A conversation with Safinah Danish Elahi
Safinah Danish Elahi is a writer, a poet, an entrepreneur and an Early Learning Years educator. Located in Karachi, she has been teaching at a pre-school in Karachi since 2015. Her interest in the law and world affairs led her to pursue an LLB degree. A mother of two, she often finds herself juggling many roles. Her published works include her poetry collection The Unbridled Romance of Love and Pain (Markings Publishing, 2019) and a novel, Eye on the Prize (Liberty Publishing, 2020). She recently contributed to the short story anthology, The Stained Glass Window which is based on the coronavirus pandemic.
Elahi frequently contributes to online platforms to share her experiences and knowledge on parenting in the new tech age we live in. In early 2020, she launched her publishing platform Reverie Publishers, mainly to help revive the romance of reading and writing in Pakistan. Reverie has published The Verdict by Osman Haneef and will soon be publishing the much-awaited memoir by Aamer Hussain, in a collaboration with Ushba Books.
Deeply immersed in the harsh realities around us, Elahi’s stories give powerful, matter-of-fact voices to the many characters that she creates, highlighting their extraordinary - and sometimes ordinary - struggles that are all but overlooked in the mundaneness of the daily grind. In a conversation on Zoom with The News on Sunday, Elahi candidly talks about criticism of her work, writing and publishing in Pakistan and her relentless faith in the country’s evolving literary scene.
The News on Sunday (TNS): You are a short story writer, a poet and a lawyer. That’s a whole lot of different things. Were you a writer first or did you decide to study the law first and what inspired the shift?
Safinah Danish Elahi (SDE): I began pursuing the degree much later than the writing but there are times in life where you’ve reached a certain point where you need more things to do to develop a wider perspective. I think that is what motivated me to pursue a law degree. My writing started when I was at university. When I was 18 my writing professor, in the American University of Sharjah, told me that this could be something that I could take up as a career. But I was 18 and we don’t really take things seriously at that age. However, I kept noting down my thoughts all the while either by blogging or by writing a short poem or just taking notes on my phone. I am an introvert as it is so I have a lot of conversations in my mind but with the poetry book, it was the first time that I decided to share a little bit of my journey [with the world]. I had started writing Eye on the prize before I decided to publish the poetry book so I didn’t know where I was going with that. I just thought it was an interesting story, this whole private schooling and competition thing between parents and how healthy/unhealthy it is to take your notions as a parent and stifle your children with it. So, I started writing for my novel and reached out to someone, an editor, and asked if it was an interesting idea because as writers we are the most self-doubting individuals there are [chuckles]. She said yes and really encouraged me to continue writing.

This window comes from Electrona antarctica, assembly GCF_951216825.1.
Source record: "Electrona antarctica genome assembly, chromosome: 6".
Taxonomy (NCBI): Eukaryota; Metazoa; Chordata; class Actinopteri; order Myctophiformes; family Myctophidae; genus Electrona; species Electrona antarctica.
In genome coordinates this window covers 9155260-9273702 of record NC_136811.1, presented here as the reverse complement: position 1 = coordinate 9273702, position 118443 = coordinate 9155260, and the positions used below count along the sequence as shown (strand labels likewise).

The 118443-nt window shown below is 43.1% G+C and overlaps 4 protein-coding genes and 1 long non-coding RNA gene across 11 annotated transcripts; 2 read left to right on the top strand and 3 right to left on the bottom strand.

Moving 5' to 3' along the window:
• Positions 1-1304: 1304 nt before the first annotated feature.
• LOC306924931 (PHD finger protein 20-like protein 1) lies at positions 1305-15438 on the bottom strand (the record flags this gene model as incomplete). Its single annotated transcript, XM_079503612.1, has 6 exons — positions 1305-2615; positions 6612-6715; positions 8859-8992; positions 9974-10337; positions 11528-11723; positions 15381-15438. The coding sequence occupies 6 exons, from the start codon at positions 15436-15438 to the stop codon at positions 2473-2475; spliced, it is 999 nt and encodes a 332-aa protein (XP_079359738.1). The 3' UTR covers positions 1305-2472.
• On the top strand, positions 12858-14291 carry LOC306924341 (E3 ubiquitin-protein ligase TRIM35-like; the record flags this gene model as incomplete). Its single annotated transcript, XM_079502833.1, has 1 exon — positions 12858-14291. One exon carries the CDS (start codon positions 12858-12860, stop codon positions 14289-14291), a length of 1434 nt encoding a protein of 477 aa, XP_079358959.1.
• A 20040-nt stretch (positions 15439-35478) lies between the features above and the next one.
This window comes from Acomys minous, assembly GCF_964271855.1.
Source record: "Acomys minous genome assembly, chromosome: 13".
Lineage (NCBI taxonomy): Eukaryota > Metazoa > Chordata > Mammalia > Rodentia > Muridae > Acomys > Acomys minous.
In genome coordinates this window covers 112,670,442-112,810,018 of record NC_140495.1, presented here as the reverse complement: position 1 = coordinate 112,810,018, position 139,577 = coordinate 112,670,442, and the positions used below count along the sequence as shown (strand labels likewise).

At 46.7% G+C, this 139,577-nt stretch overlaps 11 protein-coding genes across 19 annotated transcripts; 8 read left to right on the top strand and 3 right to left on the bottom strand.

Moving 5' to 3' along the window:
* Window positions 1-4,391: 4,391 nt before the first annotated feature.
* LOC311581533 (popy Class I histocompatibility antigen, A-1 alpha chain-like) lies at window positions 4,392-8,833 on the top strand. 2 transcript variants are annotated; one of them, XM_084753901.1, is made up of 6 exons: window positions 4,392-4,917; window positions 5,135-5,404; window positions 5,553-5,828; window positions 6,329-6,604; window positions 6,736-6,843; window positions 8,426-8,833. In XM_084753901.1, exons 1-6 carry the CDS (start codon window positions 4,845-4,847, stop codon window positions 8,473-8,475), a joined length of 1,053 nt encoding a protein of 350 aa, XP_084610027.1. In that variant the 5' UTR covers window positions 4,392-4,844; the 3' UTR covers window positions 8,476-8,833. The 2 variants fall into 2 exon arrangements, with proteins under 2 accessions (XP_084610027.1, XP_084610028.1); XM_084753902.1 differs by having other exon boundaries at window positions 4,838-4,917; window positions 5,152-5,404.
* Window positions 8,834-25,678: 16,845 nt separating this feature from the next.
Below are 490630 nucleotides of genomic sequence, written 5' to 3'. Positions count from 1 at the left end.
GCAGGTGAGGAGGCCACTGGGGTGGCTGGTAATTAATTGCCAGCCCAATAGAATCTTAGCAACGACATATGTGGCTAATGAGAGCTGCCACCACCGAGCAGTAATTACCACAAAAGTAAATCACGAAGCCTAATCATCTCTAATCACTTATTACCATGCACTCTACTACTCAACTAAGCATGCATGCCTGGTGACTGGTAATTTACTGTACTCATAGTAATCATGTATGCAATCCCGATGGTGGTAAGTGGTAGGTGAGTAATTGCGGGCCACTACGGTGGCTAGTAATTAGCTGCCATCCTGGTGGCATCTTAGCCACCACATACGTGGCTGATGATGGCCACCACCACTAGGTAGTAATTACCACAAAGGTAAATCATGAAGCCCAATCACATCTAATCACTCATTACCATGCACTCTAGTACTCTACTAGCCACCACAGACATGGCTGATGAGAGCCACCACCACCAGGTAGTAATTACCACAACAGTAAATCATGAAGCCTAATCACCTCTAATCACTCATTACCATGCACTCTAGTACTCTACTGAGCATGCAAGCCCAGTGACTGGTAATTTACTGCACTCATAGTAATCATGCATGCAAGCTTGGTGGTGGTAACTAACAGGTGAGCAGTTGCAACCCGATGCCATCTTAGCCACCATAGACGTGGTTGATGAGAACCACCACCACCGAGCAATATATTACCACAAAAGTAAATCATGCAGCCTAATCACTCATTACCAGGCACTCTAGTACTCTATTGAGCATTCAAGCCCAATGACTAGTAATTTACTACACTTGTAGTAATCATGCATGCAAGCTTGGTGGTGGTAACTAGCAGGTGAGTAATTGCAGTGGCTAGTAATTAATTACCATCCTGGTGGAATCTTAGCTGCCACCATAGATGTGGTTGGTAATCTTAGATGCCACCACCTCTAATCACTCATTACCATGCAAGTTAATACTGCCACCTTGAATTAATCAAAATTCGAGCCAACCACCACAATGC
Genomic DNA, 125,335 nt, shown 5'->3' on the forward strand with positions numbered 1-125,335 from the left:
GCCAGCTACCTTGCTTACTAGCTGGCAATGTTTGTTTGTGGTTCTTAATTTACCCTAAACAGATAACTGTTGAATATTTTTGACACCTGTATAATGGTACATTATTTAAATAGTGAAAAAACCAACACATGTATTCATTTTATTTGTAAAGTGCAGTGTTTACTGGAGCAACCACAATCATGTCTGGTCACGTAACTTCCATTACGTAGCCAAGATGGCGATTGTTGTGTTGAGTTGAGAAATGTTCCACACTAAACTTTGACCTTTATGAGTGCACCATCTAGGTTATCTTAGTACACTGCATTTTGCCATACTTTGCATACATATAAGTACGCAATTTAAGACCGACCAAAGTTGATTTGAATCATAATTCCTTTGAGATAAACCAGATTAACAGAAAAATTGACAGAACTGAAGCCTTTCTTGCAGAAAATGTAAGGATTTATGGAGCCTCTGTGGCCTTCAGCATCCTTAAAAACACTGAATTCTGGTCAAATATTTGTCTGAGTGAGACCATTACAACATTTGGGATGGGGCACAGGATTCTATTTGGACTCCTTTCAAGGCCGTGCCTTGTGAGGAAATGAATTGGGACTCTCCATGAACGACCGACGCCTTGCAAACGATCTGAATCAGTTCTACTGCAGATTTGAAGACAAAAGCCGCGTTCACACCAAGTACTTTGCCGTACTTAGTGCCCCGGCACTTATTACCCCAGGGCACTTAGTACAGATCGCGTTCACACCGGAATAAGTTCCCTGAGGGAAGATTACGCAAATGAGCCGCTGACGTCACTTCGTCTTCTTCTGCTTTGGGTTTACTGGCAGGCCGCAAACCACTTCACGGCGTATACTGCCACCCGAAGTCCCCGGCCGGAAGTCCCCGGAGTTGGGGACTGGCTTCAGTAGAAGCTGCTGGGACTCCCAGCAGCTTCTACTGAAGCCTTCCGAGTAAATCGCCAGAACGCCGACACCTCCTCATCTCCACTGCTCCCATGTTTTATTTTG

TNS: Your book The Unbridled Romance of Love and Pain consists of short, easy to understand, heartfelt poems, something that one feels like revisiting after finishing the book. When and how did you decide to put pen to paper to write it?
SDE: When I started putting these thoughts together, some of the poems that I ended up putting in the collection were from a decade ago. I never thought that I would put it in a book form because this was just a conversation with myself. Some of it was the stuff that I was feeling, some of what was going around me, borrowed feeling as I like to call it. Maybe four or five months before publishing it, I got to interact with a writers’ circle, young writers who were writing and sharing stuff with one another. Although the circle was there to critique your work, being actively involved in such activities gave me the confidence to take that criticism. It’s like you’re throwing some really raw feelings of yours to a group of people, who are going to comment on it in your face, so it can really prepare you for the big, bad world. It also gives you the ability to improve your skills.
TNS: Who were some of the poets that influenced you to take up poetry?
SDE: I think Rupi Kaur is one. She is often criticised for being too literal, but her collection Milk and Honey really spoke to me although she has a completely different style in terms of how open she is about some topics that I have felt that maybe Pakistani audiences aren’t ready for - like a lot of sensual stuff. I like to read Mary Oliver from time to time and works of TS Elliot. When I was compiling my poetry collection, I wasn’t really copying any style because not all of my poetry rhymes, some of it may even have a lyrical quality but in terms of style, it’s free verse. That said, the collection deals with themes of identity, love, pain, friendship, motherhood, travel, the beauty of the universe and self-worth.
TNS: Recently, short poems or what is sometimes called “Instagram poetry” came under a lot of criticism for being too simplistic. Some critics have gone on to say that it cannot even be classified as poetry. What are your thoughts on that?